Most of the recent parliamentary sittings were taken up discussing the necessary changes to the Consumer Affairs Act to bring it in line with European Union directives and regulations. But there is still a lot to do to protect consumers in our islands when they are treated badly by the government, which is obliged to provide essential services like education, health and social welfare; and by commercial companies selling their goods and services. In a market economy the state has a very important role to play by regulating the market so that society is run by the rule of law and not the law of the jungle.
In May 1982 I was one of the founder members of the Consumer Association which is still active. I remember highly intelligent persons, some of them occupying top public posts, who used to tell me that I should be using my free time on more important things than trying to raise consumer awareness and lobby for measures to protect consumers. Since then we have moved on and today there are more people who believe that consumer protection is one of the essential characteristics of a functioning democracy and a high quality of life. Some newspapers devote space to consumer affairs and some consumer education goes on in our schools. But consumer awareness is still weak and only a minority knows how to look after its rights when they are infringed. Very few people bother to join the Consumer Association or support it actively, unless for a short time until they sort out their complaint if they decide to do something when they feel let down when buying a service or a product.
On the whole the prevailing mentality is that consumer affairs consists only in taking steps to address a problem when you buy an appliance and it does not work, or it breaks down soon after you buy it. It is mainly about getting value for money. Consumer rights are much more than that. In 1985 the United Nations General Assembly declared that consumers have eight basic rights: the right to satisfying basic needs such as essential goods and services, food, clothing, shelter and health care and the rights to be given redress, education and have a healthy environment
Many of these basic rights are not being safeguarded, even in our islands. We have at least 60,000 people living in poverty. Often they are “unheard and unseen” as Dr Angela Abela and Fr Carmel Tabone have pointed out in their report published last year. As they are not in a situation to lobby for their own interests they are invisible from the public agenda set by the media, political parties, business organizations and other strong interest groups. But 21% of our children and elderly live in poverty and are denies their basic rights. The most effective way to protect them is not to change some words in a law but to take measures to improve essential public measures like education, health care and social services and redistribute wealth in society through measures aimed at lifting 60,000 people out of poverty.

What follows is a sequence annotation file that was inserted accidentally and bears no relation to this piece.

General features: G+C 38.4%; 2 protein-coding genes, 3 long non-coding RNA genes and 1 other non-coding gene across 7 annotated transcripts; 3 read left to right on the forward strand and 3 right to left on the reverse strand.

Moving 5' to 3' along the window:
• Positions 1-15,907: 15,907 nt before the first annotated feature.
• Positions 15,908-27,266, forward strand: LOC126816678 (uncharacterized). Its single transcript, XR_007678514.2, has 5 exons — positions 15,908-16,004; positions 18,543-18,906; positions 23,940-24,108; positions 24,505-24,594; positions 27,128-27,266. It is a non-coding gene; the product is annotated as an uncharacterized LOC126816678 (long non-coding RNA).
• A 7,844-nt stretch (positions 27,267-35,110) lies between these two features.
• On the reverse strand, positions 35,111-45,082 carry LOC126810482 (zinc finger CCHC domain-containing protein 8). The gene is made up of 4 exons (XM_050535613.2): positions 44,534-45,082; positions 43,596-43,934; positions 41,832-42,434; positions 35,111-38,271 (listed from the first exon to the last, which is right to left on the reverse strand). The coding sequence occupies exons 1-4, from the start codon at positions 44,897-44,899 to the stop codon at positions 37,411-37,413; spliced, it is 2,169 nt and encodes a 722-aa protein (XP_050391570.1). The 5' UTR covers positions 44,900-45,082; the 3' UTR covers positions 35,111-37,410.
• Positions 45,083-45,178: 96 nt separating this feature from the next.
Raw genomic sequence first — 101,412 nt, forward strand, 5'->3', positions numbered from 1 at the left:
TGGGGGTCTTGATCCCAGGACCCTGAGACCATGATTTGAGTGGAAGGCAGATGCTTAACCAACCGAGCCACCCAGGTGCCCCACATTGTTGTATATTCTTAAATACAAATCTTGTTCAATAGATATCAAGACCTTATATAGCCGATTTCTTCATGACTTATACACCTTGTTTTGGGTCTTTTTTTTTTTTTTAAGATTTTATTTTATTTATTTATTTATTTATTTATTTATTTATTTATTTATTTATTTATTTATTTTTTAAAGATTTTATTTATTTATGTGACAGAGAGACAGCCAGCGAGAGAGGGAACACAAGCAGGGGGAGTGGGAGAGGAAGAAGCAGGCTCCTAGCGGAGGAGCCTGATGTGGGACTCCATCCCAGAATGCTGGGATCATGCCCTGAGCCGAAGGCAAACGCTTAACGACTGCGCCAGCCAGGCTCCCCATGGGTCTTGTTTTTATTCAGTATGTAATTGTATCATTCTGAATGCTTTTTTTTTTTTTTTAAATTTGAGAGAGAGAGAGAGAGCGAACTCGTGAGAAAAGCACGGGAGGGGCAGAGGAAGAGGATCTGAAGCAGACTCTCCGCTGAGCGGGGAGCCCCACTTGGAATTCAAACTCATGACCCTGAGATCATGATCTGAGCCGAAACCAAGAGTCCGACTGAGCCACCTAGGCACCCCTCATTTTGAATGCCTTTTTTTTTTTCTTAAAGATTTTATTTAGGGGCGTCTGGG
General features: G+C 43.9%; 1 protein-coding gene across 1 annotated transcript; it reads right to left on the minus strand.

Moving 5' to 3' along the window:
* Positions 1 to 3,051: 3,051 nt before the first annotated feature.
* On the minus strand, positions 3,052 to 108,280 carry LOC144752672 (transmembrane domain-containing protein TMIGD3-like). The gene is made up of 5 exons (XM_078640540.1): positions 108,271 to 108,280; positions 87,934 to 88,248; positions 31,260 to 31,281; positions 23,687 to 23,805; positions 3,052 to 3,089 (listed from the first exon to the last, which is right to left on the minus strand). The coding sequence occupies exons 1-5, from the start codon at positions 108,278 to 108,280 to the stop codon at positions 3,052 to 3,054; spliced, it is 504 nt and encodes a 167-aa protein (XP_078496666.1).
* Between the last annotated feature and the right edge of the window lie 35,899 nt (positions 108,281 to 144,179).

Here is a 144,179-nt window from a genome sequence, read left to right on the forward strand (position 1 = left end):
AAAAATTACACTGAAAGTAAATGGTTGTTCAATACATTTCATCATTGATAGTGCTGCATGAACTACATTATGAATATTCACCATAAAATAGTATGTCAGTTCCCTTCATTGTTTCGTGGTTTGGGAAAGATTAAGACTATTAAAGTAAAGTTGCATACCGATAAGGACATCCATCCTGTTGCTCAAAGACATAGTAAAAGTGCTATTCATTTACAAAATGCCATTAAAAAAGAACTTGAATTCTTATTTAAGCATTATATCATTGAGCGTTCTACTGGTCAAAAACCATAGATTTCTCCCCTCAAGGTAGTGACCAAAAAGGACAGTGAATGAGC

Apart from protecting these vulnerable persons we can only improve consumer protection in our islands if we change the laws and the set-up of all the different regulators who should be protecting consumers from government and the private sector. Most of these regulators like the Malta Resources Authority, the Malta Communications Authority, the Malta Environment and Planning Authority, the Malta Financial and Services Authority, and the Medicines Authority, are too weak and ineffective when it comes to consumer protection. They are simply an extension of government ministries and they either take no initiatives to protect consumers or side with government when they should be holding government to account.
No wonder that local consumers are defenceless in the face of decisions that erode their purchasing power or damage their quality of life such as the increase in water and electricity bills, rises in the cost of medicines, the waiting for years to undergo surgery in a public hospital, the destruction of our natural environment and an unacceptable high rate of teenagers who complete their schooling without acquiring the basic competences to succeed in today’s society. Some banks and stockbrokers have been allowed to get away with tricking people into investing their money in very risky schemes without any careful explanation of what this involved. In other countries like Spain and Italy investors got their money back but in Malta they have lost most of their money while the banks and the stockbrokers earned their commission.
A few months ago government liberalised the funeral services offered by private hearses, promising that they would improve, prices would go down and coffins would be provided with no cost at all. These claims now look more ridiculous than when they were made as coffins still come at a price, the transport costs of hearses have increased and the services have deteriorated. It is very clear that local consumers have very little protection, whether in life or in death!
We need proper and effective regulators that are independent of government and are ready to hold it to account and ensure fairness in a market economy.